Then again, Yarde still has to beat incumbent Sen. Sue Glick, R-LaGrange.
I want to thank everybody in here for courtesy and respect you have shown, Yarde told the group.
A great deal of attention has hit the Summit City since Indiana Democrats decided to hold their convention in Fort Wayne this year, but it also has caused at least one problem: too many delegate candidates.
A whopping 29 people filed to be a state convention delegate in the citys District D, which is in the southwest portion of the city. Unfortunately, the countys election machines can list only 27 candidates on a single page, meaning the candidates must be listed on two pages.
Beth Dlug, director of elections, said this was not ideal because being on the second page could hurt a candidates chances of winning.
I think its going to be very confusing, she said.
Dlug said the interest in serving at a local convention likely drew more people to be delegates this year.
To help mitigate the problem, the county will put only 15 candidates on the first page, meaning voters will have to flip the page if they want to vote for the maximum 16 slots. They also noted in multiple places on the ballot that the candidates were listed on two pages.
Lugar tacks right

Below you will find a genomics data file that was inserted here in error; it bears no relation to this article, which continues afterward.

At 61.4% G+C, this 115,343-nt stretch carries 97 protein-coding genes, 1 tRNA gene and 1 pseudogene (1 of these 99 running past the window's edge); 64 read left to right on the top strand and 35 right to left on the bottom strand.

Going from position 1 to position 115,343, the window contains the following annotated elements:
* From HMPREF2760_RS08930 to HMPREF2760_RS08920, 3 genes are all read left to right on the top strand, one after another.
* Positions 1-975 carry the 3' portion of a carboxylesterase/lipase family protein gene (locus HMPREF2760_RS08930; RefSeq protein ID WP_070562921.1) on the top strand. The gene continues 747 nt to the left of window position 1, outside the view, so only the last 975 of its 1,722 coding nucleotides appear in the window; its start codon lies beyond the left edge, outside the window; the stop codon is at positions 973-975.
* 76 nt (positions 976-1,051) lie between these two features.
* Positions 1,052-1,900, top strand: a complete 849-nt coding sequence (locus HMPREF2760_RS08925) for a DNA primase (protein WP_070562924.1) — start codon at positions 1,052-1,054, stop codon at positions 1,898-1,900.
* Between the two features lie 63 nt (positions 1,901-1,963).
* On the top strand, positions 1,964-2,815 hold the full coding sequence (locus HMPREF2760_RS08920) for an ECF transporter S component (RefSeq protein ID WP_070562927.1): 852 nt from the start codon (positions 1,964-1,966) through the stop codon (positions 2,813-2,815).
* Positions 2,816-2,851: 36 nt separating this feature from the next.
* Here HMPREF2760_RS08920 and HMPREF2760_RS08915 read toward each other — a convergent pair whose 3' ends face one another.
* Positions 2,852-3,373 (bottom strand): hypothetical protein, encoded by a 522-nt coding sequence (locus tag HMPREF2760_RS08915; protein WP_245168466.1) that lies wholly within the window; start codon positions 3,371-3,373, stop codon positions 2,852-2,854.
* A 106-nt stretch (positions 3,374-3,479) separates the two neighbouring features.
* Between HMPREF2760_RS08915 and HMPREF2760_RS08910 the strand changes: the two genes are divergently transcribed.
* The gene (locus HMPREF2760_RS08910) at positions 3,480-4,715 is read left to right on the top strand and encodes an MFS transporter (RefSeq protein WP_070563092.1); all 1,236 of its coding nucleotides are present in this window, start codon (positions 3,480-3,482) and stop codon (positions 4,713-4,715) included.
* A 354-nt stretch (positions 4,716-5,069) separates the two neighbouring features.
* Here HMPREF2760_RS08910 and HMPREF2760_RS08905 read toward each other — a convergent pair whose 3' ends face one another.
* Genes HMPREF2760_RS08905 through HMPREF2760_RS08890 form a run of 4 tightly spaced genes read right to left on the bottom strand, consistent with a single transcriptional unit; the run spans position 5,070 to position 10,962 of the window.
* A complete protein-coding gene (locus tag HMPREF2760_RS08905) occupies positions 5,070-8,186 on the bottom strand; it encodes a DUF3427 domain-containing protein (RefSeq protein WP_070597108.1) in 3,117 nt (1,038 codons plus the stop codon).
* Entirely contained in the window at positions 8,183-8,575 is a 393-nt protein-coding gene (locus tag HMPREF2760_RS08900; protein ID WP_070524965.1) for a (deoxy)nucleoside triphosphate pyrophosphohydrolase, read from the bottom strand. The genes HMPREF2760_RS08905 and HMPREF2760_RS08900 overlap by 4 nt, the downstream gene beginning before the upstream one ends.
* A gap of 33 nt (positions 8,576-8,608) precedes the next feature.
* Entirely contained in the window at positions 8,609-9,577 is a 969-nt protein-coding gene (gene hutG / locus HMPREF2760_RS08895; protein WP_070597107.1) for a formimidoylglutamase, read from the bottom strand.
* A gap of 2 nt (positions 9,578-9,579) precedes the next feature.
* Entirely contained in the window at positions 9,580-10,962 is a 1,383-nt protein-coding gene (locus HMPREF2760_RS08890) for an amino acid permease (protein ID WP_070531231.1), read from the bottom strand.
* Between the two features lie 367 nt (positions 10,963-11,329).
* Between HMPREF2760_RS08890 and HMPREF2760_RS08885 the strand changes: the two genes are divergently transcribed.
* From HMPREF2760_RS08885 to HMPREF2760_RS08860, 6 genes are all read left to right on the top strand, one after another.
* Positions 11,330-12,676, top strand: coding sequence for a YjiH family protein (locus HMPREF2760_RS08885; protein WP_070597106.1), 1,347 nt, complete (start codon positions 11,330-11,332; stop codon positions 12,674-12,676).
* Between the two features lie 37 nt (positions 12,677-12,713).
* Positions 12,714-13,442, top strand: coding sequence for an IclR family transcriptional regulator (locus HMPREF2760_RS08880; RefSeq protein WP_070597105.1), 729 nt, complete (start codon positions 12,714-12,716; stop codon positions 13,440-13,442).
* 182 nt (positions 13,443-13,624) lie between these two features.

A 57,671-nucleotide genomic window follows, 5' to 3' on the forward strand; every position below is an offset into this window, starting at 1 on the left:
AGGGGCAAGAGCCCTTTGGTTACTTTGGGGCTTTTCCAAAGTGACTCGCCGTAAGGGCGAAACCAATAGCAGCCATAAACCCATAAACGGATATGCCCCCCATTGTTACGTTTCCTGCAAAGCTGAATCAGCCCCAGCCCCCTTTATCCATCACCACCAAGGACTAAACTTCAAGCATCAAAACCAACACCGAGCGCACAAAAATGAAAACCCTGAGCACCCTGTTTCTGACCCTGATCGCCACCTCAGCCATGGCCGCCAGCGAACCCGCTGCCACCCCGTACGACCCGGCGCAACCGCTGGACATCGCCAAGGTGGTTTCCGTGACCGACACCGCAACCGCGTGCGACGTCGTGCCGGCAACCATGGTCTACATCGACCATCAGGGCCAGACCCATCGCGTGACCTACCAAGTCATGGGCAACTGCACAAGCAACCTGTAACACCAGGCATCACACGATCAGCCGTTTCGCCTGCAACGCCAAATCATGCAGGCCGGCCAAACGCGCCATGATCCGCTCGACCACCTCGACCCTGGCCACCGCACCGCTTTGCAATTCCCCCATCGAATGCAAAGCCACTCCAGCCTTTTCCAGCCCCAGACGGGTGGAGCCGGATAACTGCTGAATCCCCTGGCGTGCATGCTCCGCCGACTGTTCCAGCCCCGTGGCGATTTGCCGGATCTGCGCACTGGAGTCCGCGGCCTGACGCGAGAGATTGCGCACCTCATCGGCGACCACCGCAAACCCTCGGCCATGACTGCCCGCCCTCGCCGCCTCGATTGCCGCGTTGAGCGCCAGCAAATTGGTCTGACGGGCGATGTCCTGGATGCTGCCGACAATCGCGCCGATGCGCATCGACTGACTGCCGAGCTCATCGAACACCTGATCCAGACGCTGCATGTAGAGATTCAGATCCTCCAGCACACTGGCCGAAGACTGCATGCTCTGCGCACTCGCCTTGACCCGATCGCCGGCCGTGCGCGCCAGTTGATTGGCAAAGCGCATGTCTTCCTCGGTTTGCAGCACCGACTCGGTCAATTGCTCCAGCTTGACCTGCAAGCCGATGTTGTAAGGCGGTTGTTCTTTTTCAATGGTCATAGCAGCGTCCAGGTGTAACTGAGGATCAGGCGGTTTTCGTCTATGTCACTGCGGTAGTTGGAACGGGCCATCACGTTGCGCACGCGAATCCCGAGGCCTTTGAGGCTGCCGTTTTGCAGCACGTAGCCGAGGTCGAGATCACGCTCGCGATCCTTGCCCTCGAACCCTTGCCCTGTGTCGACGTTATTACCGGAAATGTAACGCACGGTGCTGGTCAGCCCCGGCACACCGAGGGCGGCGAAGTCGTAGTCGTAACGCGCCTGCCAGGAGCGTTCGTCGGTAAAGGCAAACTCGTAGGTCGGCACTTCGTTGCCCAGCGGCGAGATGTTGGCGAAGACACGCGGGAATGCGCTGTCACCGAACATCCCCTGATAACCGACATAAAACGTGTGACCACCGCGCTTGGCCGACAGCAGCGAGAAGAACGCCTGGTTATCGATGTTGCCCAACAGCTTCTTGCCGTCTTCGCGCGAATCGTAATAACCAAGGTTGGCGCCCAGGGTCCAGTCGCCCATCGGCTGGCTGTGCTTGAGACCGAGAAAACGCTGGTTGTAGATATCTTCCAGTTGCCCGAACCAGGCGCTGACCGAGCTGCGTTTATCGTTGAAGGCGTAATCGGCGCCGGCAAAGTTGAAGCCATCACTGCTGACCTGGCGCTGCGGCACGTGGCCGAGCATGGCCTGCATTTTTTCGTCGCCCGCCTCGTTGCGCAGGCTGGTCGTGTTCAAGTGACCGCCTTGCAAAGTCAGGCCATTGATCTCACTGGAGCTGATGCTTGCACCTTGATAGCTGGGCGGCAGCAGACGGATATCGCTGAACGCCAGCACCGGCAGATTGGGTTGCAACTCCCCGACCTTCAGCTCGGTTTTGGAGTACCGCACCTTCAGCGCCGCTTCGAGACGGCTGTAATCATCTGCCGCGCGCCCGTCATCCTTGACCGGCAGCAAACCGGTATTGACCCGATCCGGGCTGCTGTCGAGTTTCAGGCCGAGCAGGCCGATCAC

New York Times columnist David Brooks wrote this week: Politicians do what they must to get re-elected. So its not unexpected that Republican senators like Richard Lugar and Orrin Hatch would swing sharply to the right to fend off primary challengers.
Brooks further observed: Lugar has earned widespread respect for his thoughtful manner and independent ways. Now, hes more of a reliable Republican foot soldier.
The latest congressional scorecard issued by the Club for Growth backs up Brooks assertions. In an analysis of votes cast last year on federal budget, taxation, regulation, trade and other economic issues, the fiscally conservative group gave Lugar, R-Ind., a score of 80 percent. That brought his career figure up to 65 percent. Hatch, R-Utah, scored 99 percent for 2011, compared with a career 78 percent.
The Club for Growth considers 90 percent a passing grade. Its political action committee has endorsed Lugars opponent in Indianas May 8 Republican primary election, state Treasurer Richard Mourdock.
Rep. Joe Donnelly, D-2nd, the Democratic candidate for Lugars seat, scored 9 percent for both 2011 and his career. The president of the Club for Growth is Chris Chocola, a former Indiana congressman whom Donnelly unseated in the 2006 general election.
Among the Hoosier congressional delegation, freshman Rep. Marlin Stutzman, R-3rd, received the highest score, 99 percent, and ranked 13th out of all House members based on the clubs pro-growth ratings. Rep. Dan Burton, R-5th, was close behind at 98 percent and 14th place. Burton, who is not seeking re-election, has a career score of 86 percent.
Sen. Dan Coats, R-Ind., had a 96 percent score for last year, identical to his career mark. Rep. Mike Pence, R-6th, the Republican candidate for governor, got an 89 percent, far off his career score of 98 percent.
Journal Gazette Washington Editor Brian Francisco contributed to this column.